Aside from it’s short-comings, the Neutron 2 is hard to dislike. Cutting up some fruit for the kids’ lunch, opening standard packaging, or a quick venture out of the pocket for any EDC task is going to be satisfactory for almost any user. Breaking down a few quick boxes from the garage was no problem, and even with the smaller, shorter handle found on this model, I didn’t have any real ergonomic gripes to speak of. And carrying the Neutron 2 was one of the better knives in pocket, comparing similarly to the Benchmade Bugout in profile and weight. The pocket clip seems to hold well for retention, and the finish on the scales allows the knife to slide in and out of the pocket quite easily.
All these knives available at BladeHQ.Three Rivers Manufacturing has a few models that they switch production runs between, including the Neutron 2, Atom, Atlas, Nerd, and Shadow. All of their knives share quite similar materials and build quality, so much of their lineup compares aptly with one another. But to branch out away from a single brand, the Benchmade Bugout is quite the alternative to the Neutron. The Bugout has picked up tons of traction since it’s release a couple years ago, so it’s one that many EDC fans are already very familiar with.
The Bugout is close in weight (1.9 ounces vs the Neutron 2 at 2.5 ounces), similar cutting edge lengths (3” on the Bugout, and 2.875 on the Neutron), and flat ground, drop point blades on both. The Bugout is widely available on most any online retailer’s website, while the Neutron seems to be harder to find on a regular basis as TRM is a much smaller company. The Bugout is cheaper, around $25 less than the Neutron 2, but the build materials are definitely much lower end on the Bugout, with FRN handle scales, a partial liner, and S30V blade steel. Still quite the capable knife, the Bugout comes in tons of variants, and is also in Benchmade’s custom shop now, with the ability to be made with different materials and colors, as well as blade steel materials and finishes.
And Spyderco, with their evergreen, ever popular Para 3, has quite the match to go head to head with the Neutron 2. A 3” blade length that’s flat ground, and a handle that’s just about the same length, make the Para 3 and Newtron look very similar on paper, and maybe even at first glance in person. But, the Para 3 is about a full ounce heavier, is nearly half an inch thick in the handle, has very tactile, nearly abrasive scales, and an opening hole instead of thumb studs for deployment.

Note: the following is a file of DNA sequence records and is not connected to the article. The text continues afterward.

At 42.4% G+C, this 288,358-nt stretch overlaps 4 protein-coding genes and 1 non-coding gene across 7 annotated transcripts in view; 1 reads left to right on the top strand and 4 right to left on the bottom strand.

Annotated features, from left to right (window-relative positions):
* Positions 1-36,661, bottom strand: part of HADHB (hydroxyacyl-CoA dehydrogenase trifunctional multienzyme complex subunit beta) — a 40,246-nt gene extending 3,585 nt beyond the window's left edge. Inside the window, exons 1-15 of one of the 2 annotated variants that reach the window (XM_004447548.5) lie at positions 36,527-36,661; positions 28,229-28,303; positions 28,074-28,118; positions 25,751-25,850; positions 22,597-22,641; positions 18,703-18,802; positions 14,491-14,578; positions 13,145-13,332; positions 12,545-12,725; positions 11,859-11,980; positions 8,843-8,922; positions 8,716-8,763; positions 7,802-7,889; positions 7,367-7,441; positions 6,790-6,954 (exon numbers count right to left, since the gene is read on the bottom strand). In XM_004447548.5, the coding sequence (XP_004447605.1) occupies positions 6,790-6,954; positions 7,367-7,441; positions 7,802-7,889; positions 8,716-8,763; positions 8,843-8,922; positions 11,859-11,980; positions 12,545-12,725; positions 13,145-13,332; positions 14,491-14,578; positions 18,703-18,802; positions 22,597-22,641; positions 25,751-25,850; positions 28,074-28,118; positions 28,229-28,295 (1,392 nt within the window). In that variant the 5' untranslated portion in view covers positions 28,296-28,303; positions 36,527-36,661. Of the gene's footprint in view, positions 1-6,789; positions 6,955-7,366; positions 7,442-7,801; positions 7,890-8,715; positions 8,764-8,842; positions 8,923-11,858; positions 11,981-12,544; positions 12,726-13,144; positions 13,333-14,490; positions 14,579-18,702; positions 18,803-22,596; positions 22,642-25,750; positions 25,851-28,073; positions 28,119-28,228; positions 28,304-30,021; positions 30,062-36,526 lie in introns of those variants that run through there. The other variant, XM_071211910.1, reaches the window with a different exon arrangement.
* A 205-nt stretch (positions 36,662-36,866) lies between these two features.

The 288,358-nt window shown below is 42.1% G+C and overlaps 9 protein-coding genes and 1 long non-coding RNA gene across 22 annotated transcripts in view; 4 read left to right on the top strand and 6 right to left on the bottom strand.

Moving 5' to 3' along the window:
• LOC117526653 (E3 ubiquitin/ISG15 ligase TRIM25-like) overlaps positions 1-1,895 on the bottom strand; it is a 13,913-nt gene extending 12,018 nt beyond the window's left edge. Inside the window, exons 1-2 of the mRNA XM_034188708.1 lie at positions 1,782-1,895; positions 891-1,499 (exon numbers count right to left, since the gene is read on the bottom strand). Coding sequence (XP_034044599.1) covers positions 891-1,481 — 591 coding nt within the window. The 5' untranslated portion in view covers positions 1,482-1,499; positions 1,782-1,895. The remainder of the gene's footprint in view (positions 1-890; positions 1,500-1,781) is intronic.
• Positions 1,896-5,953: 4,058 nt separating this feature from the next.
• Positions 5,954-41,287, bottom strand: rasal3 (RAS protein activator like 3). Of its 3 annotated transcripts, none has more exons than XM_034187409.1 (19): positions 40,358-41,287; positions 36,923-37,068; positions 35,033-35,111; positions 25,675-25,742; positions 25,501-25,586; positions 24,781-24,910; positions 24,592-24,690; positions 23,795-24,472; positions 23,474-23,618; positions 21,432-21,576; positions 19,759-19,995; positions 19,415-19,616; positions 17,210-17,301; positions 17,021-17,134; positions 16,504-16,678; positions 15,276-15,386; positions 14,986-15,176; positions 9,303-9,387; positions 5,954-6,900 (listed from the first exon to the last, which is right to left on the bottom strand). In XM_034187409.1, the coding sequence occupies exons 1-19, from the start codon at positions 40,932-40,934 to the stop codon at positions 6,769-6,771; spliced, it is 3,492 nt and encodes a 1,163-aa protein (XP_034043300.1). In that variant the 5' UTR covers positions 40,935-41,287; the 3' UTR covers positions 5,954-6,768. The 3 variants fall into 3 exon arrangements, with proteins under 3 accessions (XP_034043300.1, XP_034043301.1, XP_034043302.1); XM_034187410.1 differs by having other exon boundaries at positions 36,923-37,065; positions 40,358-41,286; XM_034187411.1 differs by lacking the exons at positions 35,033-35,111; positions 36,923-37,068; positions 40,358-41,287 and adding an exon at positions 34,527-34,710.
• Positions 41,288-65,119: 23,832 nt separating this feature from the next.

It does use a compression lock, which varies from a liner lock in the means of how the lock engages, but it does share the commonality with the Neutron in the sense that it’s using a liner to lock the blade in place. The Para 3 has made it’s place in Spyderco’s lineup, and in the collection of just about every user and collector of folders on the planet. The Para 3 is also around $25 cheaper than the Neutron 2, but has some variants that break the line over the price point of the Neutron. The Para 3 is undoubtedly a more stout knife in every way than it’s competitor here, but it has enough similarities that it’s worth pitting side by side with TRM’s mid sized folder.
Sometimes it’s the lack of perceived intricacy that allows simplicity to shine. And that is precisely where TRM’s NEWtron fits. It may not be the most rugged offering in this price range, or the most hand filling option for a 3” blade. But it does fit the bill for an easy to carry EDC folder, with high quality materials, good heat treat, tons of scale options, and a blade that’s nearly perfect for daily tasks. TRM, being a small business, has the disadvantage of having a shortage of knives on a regular basis. They tend to sell out very quickly, leaving most of us to the secondary market for a chance at one of their knives. They try to make up for it, in being close to their users and very friendly to just about anyone who approaches them, but it’s hard to recommend knives that are regularly unattainable.
It’s hard to blade them for it, though. I for one would rather have a high quality piece of hardware from a USA company that cares about their product, than one that’s overlooked in quality control and just trying to get to the next knife. So the Neutron 2 seems to be a mascot of sorts to it’s manufacturing company, as it parallels in terms of being a small knife to a small company, that has a lot of care taken in it’s manufacturing, just as the company takes care in their user’s community and feedback.
- Lightweight, easily customizable, quality build materials, great heat treat, high quality build
- Very hard to attain, thin handle, not as versatile as competitors with lack of durability